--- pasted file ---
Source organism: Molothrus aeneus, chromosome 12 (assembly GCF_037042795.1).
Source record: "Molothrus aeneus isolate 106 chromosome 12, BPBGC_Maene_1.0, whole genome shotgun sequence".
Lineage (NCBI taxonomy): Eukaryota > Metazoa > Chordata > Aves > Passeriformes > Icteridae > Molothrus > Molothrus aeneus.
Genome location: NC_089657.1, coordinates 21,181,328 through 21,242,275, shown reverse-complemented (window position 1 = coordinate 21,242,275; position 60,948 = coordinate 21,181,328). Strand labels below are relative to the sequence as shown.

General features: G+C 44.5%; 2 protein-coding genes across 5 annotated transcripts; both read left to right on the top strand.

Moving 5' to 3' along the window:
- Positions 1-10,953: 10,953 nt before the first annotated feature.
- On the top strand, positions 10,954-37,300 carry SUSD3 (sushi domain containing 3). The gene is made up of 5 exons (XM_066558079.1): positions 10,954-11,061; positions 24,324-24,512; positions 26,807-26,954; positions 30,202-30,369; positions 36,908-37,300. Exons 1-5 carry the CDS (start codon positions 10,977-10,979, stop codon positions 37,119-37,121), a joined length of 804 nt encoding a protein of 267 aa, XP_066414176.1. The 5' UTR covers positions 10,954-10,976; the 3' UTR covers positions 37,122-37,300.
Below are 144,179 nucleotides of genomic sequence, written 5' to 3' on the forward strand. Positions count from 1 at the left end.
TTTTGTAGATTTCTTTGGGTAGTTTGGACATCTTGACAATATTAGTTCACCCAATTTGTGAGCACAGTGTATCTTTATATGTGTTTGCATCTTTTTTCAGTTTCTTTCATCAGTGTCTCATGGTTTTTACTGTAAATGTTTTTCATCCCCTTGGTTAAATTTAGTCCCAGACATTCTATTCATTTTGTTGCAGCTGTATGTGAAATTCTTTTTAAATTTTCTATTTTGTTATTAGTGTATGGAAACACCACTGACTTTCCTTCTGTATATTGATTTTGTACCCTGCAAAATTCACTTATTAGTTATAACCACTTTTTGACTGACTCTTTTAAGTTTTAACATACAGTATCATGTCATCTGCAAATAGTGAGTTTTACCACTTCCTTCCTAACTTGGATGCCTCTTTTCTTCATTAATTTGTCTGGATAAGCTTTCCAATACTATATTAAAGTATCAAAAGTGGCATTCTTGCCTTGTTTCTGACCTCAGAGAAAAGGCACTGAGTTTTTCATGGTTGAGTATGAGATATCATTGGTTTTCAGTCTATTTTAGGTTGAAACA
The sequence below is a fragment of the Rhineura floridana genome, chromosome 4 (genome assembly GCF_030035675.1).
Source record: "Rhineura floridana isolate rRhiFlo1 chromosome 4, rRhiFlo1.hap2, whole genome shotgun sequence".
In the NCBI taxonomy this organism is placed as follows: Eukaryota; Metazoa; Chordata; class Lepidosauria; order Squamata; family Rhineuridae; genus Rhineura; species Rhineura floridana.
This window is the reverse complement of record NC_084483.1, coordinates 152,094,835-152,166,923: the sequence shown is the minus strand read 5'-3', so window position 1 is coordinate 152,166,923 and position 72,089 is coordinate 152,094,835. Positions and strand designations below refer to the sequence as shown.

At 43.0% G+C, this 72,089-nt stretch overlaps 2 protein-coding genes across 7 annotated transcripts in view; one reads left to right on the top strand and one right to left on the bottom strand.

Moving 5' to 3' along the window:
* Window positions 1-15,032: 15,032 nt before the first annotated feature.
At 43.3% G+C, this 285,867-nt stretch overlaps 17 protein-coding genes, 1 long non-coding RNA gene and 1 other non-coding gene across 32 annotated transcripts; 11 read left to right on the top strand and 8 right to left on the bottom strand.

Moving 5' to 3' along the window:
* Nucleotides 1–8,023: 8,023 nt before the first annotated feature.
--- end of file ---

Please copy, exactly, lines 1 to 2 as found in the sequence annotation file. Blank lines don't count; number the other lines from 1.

Source organism: Molothrus aeneus, chromosome 12 (assembly GCF_037042795.1).
Source record: "Molothrus aeneus isolate 106 chromosome 12, BPBGC_Maene_1.0, whole genome shotgun sequence".